When La Bodega Gallery announced it was closing, the news cracked like a bullet in the night, loud and startlingly clear. Scrolling through Facebook at the time, I quickly commented with sympathy and sadness. Over the course of the day, the significance of this event dawned on me and my sadness turned to anger.
Though La Bodega is a gallery, it’s not just any gallery. It’s a key economic and cultural hub for Logan Avenue in Barrio Logan. Where most galleries are lucky to draw a few dozen people to an art opening, La Bodega draws hundreds of people to the openings of its biweekly, themed shows. For its adults-only show last month, the line to get in extended Comic-Con-style down the street and around the block. The gallery’s most popular show, “Friducha,” attracted thousands who spilled out onto the closed-down street. I’d wager that more people turned out for that one show than all the other gallery shows in San Diego for the past year combined.
The exhibition themes were sometimes wacky. Artworks were often stacked one on top of the other. The low prices made for great deals even as they barely sustained the artists. No matter. What made La Bodega truly special was that it democratized art. Owners Chris Zertuche and Soni Lopez-Chavez allowed a broad range of voices and talent to share their work with an equally broad range of eyes and audience. It was art for the people and of the people.
Not just any people – the people of the barrio. The neighborhood where the trains and trucks rumble through all day and all night. The streets where the city pushes the homeless no one else will tolerate. Where gang tags and tattoos forever remain in style. Where Chicanos proudly flaunt their culture through murals and cars and language. For those of us living in and around Barrio Logan, this was our Met, our MoMA, our Saturday night de cultura y cervazas. You can keep your snobby galleries and museums; we in the barrio have La Bodega.
On top of its role as a cultural epicenter, La Bodega acted like an economic sun with multiple planets rendered hospitable from its radiant energy. When the gallery opened six years ago, that side of Barrio Logan had been left for dead. Soon after, Border X Brewing opened across the street and the celebrated taco shop Salud opened next door. As the area’s popularity grew, a host of little galleries, eateries and boutiques opened to create a buzzworthy scene.
The reality, though, is that with the exception of a few destination spots, the street is dead during the week. An important way that these little places survive is through the traffic brought out by La Bodega, the twice monthly Barrio Art Crawl and the occasional street festival. If La Bodega goes away, the Art Crawl is in danger of withering away too since there’s hardly any galleries left to crawl to or from. (Many of the other art galleries that formerly made up the crawl have called it quits over the past year as well.)
It’s no secret that the gallery business is a tough one and that galleries come and go almost with the tides. But La Bodega was on top of its game. After the 2016 Ghost Ship fire in Oakland, the city pushed La Bodega’s owners to bring the old warehouse building to code. After some fundraising and dipping into their own pockets, the gallery’s owners had the cash and building permits necessary to improve the property and bring it into compliance. According to Zertuche, the only thing missing was a long-term lease with the landlord, Nick Inzunza.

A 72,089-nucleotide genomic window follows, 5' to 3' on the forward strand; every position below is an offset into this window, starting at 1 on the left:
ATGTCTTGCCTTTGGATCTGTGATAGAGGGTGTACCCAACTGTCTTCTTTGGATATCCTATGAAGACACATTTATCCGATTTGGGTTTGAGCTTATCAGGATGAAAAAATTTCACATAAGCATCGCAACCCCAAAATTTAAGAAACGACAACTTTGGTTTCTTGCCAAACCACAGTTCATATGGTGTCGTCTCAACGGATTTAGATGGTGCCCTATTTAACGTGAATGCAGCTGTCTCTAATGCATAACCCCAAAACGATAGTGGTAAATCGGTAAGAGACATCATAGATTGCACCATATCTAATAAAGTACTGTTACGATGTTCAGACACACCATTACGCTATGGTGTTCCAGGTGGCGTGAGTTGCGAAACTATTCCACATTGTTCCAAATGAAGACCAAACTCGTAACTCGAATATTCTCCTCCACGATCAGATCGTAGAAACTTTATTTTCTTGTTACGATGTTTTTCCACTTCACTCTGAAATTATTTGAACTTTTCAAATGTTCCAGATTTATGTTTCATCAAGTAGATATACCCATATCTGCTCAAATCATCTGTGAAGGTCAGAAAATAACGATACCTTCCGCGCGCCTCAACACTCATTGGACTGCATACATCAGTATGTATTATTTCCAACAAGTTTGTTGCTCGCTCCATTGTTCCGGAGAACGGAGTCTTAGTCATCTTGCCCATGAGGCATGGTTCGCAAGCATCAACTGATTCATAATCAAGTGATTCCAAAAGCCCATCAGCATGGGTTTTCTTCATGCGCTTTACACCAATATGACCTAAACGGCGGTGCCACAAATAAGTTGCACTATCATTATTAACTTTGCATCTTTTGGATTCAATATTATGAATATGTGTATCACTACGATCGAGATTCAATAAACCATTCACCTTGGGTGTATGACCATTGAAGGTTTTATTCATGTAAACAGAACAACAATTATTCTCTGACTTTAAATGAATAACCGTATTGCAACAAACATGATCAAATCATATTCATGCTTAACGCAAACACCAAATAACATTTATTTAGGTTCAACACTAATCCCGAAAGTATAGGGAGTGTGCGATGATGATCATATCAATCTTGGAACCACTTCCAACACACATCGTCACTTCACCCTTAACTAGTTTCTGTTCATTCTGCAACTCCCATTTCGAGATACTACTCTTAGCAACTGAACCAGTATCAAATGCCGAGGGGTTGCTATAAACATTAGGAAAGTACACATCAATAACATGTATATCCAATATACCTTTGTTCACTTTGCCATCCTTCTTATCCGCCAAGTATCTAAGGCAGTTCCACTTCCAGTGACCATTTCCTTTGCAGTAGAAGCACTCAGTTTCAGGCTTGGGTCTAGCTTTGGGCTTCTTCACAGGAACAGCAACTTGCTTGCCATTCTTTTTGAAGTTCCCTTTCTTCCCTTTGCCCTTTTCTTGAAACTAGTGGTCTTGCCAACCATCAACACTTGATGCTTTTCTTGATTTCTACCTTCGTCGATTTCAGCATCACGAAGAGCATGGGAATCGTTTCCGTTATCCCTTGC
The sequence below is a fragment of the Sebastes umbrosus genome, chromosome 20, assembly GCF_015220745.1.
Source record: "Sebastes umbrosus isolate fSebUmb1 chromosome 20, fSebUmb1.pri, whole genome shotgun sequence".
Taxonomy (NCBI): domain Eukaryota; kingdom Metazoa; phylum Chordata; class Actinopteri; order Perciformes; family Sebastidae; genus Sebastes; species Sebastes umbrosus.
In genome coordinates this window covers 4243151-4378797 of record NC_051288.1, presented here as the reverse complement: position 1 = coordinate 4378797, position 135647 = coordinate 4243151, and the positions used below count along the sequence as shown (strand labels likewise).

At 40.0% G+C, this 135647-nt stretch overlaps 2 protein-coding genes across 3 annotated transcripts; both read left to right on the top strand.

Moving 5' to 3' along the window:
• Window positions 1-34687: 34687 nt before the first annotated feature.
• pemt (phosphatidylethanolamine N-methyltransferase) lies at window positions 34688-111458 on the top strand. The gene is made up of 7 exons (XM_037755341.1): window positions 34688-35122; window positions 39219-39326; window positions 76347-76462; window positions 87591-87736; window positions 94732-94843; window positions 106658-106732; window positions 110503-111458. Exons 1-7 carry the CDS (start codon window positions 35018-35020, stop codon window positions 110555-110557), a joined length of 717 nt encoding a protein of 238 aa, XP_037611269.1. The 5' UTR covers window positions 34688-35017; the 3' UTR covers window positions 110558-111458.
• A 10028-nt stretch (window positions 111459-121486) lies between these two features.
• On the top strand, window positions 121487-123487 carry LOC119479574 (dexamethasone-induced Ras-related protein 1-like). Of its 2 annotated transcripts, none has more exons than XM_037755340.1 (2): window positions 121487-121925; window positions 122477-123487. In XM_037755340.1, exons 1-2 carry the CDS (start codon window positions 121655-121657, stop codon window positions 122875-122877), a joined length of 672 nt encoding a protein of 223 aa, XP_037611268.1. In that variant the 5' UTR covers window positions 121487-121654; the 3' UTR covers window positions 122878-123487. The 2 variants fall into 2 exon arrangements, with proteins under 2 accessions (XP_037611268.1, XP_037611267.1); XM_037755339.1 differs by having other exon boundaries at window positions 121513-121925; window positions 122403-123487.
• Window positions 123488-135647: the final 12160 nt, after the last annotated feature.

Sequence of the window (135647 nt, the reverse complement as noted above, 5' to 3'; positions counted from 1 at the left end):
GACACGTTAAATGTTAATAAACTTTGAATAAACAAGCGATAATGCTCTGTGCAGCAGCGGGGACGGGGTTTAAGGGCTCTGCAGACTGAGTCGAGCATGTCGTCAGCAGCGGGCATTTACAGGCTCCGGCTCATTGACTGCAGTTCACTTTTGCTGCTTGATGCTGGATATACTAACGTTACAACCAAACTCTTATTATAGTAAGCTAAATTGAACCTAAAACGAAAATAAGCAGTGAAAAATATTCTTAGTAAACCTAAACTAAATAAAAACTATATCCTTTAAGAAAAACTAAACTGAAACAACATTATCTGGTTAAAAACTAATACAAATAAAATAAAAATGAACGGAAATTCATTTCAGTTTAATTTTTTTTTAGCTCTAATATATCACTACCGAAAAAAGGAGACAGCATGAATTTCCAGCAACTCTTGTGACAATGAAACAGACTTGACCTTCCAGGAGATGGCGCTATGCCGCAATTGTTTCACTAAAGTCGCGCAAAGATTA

“The unfortunate circumstances that are out of my control is the improvements that must be made on my building because of the change of use. The city has been very patient and understanding but we have simply run out of time … and the improvements must be made,” Inzunza told the Union-Tribune . Meanwhile Zertuche has maintained for months that he was ready and willing to make the improvements, the only thing holding him up was a new lease.
Once the gallery owners made their “heartbroken” closure announcement on Facebook, the backlash came fast. Angry shouts of gentrification tore through the internet. One community activist labeled the property “burnt” and vowed to boycott any business that dared to open up shop there.
An online petition asking supporters to protest any new alcohol permit application for the space – in the event the landlord turns around and offers it to a tenant like a bar or restaurant – currently has over 3,500 signatures.
Without a permit to sell alcohol, the La Bodega space isn’t worth even its current rent. No new tenant will pay market rent for a space that requires tens of thousands of dollars in upgrades. Rents for a retail space are much lower than for a bar/restaurant, however, without the foot traffic brought in by La Bodega, the space’s value for a retail occupant is questionable at best.
In the days since the closure was announced, the La Bodega owners have announced their intention to move on to a new, yet-to-be-determined space. When they’ll reopen is unknown. Their role in this drama is over for now, but the threat of Logan businesses being forced to close by rapacious landlords continues to hang over the heads of business owners and residents alike. If we who live and work in the area in and around Logan don’t want to see our community held hostage by those who place money before people, we need to make our voices heard. We need to protest in droves the license applications of those who seek to replace our cultural spaces with breweries and send the message to landlords throughout the barrio that greed doesn’t always get the last word.
John Raymond Mireles is an artist living and working in Logan Heights.